Some time ago I tried to acquire a copy of the book under review from the CRC Press representative to my department. I’d seen some advertisements for the book that looked extremely tantalizing; what particularly attracted me, whose exposure to topology has been, shall we say, eccentric, was the prospect of being able to visualize topological processes and properties, i.e. the proposition that Kalajdzievski’s illustrations would be remarkably enlightening to me. Unfortunately, the folks at CRC Press, or at least a positive number of them, were under the impression that *An* *Illustrated Introduction to Topology and Homotopy* is somehow just a topological picture book, i.e. an art book void of real mathematical or theoretical content, and so I didn’t pursue the matter even though I admit I was dubious about their characterization. Well, they were wrong. Now that I have a copy of this *Illustrated Introduction *in my hands, it is clear as vodka that the book is far, far more than a picture book: it is a serious textbook at the advanced undergraduate and beginning graduate levels, and is obviously also of great use to people like me: fellow travelers with spotty topology backgrounds.

All right, let’s start with the pedagogy angle. As I just indicated, Kalajdzievski makes it clear in the book’s Preface that this two-part book is meant to cover advanced undergraduate and beginning graduate level topology, even without “any pretense to go very deeply into these subjects.” Well, that’s just Kalajdzievski the topologist talking, I think: are any of us happy with what we get to cover in any of the beginning courses, given what we would want to do if we were preaching only to the choir? No: this is a problem even with lower division material, and it’s doubly the case for the book under review. As far as topology curricula go, the *Illustrated Introduction to Topology and Homotopy* is very good on all counts, and Kalajdzievski’s disclaimer about relative depth notwithstanding, it will serve well in the courses he is aiming at.

Part 1 is devoted to topology at the indicated levels and contains the standard fare, including topological spaces (metric spaces prominently featured), subspaces and quotient spaces, manifolds, CW-complexes, connectedness, compactness, and separation properties. The coverage is good and comes supplemented with beefy problem sets in one-to-one correspondence with the book’s subsections. The problem sets appear to cover a decent spectrum without going into particularly austere directions. Kalajdzievski has evidently resisted the temptation to foist sticky wickets on the reader in the form of suggestions in the text proper, to be followed up zealously in the exercises (and before you know it you have Atiyah-MacDonald: wonderful in its own magical way, but anything but a classroom text for a typical group of relatively inexperienced majors). However, what is most distinctive about *An Illustrated Introduction to Topology and Homotopy* is the abundance of well-constructed (computer-drawn) pictures of all sorts of things topological. These illustrations serve very effectively to confirm (or correct) intuitions and nebulous mental pictures that arise as one makes one’s way through the subject, and they aim at developing the almost ineffable “visual sense” that topologists and geometers lay claim to (and just think: Pontryagin was blind!).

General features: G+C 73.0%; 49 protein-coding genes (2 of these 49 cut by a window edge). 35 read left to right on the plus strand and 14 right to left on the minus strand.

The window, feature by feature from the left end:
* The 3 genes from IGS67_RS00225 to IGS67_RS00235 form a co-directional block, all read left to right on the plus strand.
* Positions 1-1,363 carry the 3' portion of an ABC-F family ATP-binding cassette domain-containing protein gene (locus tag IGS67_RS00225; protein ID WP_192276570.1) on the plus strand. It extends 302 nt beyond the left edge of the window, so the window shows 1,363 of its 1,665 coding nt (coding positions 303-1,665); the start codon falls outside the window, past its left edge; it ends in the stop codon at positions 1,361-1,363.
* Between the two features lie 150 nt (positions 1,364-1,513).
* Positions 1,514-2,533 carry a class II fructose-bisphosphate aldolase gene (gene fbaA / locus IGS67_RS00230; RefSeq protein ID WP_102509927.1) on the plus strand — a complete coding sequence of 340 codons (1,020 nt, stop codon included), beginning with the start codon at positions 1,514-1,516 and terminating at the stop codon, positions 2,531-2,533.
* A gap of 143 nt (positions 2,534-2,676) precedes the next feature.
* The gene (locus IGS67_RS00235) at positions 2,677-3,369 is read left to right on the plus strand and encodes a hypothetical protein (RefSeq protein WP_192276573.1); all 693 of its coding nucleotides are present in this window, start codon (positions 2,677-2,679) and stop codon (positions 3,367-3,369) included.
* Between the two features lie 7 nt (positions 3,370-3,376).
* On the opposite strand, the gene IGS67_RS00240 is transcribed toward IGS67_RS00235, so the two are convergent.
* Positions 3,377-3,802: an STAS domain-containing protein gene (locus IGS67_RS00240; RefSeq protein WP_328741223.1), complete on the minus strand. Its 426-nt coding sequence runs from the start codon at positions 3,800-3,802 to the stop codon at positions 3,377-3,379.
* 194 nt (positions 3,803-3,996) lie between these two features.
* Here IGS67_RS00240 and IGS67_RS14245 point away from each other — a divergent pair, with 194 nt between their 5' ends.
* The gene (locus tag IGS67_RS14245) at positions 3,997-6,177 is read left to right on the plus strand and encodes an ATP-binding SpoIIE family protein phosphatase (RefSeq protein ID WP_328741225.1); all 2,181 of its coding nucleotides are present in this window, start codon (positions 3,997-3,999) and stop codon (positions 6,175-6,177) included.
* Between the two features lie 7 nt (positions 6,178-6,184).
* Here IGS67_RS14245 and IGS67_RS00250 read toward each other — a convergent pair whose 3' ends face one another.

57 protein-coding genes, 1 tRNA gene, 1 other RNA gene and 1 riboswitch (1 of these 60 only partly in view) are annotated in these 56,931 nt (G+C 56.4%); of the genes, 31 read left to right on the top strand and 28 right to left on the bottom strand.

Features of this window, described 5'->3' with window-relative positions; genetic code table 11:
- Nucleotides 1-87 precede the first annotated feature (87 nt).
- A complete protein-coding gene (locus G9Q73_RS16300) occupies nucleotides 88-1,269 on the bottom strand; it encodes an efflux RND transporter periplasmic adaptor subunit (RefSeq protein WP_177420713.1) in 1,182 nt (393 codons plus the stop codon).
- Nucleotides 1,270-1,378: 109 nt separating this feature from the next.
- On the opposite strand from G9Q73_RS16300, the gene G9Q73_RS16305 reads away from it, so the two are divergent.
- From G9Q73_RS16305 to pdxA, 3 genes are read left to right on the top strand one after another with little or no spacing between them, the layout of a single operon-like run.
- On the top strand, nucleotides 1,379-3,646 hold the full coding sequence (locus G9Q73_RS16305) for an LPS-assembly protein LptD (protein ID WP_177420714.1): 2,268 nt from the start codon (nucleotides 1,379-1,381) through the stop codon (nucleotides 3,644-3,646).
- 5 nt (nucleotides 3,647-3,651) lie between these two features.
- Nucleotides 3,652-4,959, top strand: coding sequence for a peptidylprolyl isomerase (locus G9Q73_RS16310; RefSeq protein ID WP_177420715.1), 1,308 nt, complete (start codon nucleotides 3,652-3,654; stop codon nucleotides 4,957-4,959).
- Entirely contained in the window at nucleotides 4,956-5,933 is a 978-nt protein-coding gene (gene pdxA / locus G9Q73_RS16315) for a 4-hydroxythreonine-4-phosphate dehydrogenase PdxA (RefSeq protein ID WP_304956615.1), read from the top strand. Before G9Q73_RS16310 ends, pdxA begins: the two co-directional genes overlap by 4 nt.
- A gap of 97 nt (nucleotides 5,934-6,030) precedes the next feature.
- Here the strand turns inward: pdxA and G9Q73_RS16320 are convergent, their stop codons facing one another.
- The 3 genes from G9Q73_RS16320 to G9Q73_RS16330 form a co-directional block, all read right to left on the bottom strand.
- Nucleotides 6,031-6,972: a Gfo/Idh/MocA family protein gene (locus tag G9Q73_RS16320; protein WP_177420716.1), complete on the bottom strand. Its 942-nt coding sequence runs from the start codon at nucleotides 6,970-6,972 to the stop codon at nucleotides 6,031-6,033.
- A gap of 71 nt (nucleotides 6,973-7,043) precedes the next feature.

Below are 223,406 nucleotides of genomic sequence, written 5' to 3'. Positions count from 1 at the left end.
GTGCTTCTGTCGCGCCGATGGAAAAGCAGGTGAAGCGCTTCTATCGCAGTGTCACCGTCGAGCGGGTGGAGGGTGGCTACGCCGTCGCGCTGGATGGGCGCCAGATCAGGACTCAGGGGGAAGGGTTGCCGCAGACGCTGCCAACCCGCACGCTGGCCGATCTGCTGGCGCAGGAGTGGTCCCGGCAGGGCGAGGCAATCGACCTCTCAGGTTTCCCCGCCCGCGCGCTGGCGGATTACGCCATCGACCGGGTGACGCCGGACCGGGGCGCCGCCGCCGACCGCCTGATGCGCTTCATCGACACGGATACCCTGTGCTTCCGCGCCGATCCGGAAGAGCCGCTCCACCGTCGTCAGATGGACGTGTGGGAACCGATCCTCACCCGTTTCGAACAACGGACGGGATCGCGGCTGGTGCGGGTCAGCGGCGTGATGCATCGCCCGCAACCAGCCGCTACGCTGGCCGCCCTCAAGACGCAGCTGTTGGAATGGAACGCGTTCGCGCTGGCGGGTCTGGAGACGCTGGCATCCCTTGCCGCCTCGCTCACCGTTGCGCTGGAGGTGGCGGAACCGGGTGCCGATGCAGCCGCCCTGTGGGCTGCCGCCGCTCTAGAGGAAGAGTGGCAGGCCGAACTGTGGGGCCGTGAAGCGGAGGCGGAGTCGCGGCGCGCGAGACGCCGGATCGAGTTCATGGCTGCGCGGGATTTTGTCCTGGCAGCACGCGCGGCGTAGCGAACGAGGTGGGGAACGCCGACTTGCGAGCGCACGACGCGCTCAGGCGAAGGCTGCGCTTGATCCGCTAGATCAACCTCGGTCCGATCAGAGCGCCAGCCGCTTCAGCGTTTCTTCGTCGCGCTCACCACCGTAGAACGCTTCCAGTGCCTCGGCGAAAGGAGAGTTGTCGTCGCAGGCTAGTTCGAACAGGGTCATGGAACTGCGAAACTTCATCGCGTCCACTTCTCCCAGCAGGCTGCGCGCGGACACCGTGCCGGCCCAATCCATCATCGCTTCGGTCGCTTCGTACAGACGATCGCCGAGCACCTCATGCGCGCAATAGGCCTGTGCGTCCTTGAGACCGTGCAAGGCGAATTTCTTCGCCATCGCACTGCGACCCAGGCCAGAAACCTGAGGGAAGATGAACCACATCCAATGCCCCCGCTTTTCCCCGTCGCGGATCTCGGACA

Part 2 is devoted to homotopy, and Kalajdzievski states that it is pitched “mostly at the early graduate level,” and so it is. I am struck by the happy fact that right off the bat, isotopy precedes the introduction of homotopy: a very sound move. And there are pictures galore, of course (I am reminded of another very well illustrated approach to this material, namely, Hajime Sato’s *Algebraic Topology, An Intuitive Approach*). There is a marvelous rendering of the Brouwer fixed point theorem, the Jordan curve theorem, and more: all very visually evocative as well as pedagogically sound (in the old sense: no kumbayah, just sold mathematics presented well).

We go on to meet Seifert-Van Kampen, torus knots and Alexander’s horned sphere (see pp. 320–322), classification of low-dimensional manifolds, covering spaces, Borsuk-Ulam, and finally the happy marriage of finite group theory and topology spawning, for example, Cayley graphs and topographs. What’s a topograph? Well (cf. p. 436), it’s “a graph … together with a mapping [from its set of vertices into **R**] which we call the topography of [the graph]. Cool.

The book provides no coverage of homology or cohomology, and one might argue that beginning graduate students should see that material pretty early on. But that is a choice to be made by the professor (I happen to love that stuff, so I have a bias — but this is not meant as a criticism of Kalajdzievski), and, after all, there are many excellent texts available on algebraic topology properly so-called, as distinct from the broader-based themes Kalajdzievski deals with.

This is a wonderful book. I am much too selfish to give my copy away to one of the two knot theorists neighboring me in my department, but I’ll tell them about the book: p. 311 ff. (starting off with “Seifert-Van Kampen theorem and knots”) should be enough to move them to tears of joy. The only way the book could be improved is if the pictures would be in many colors rather than the chosen shades of grey. I am going to use Kalajdzievski’s book often, seeing that I do get to teach topology with some frequency and my own work in number theory has begun to exhibit serious topological (in fact, homotopical) tendencies. And perhaps I’ll tell my CRC representative that they have to rethink their sales-pitch.

Michael Berg is Professor of Mathematics at Loyola Marymount University in Los Angeles, CA.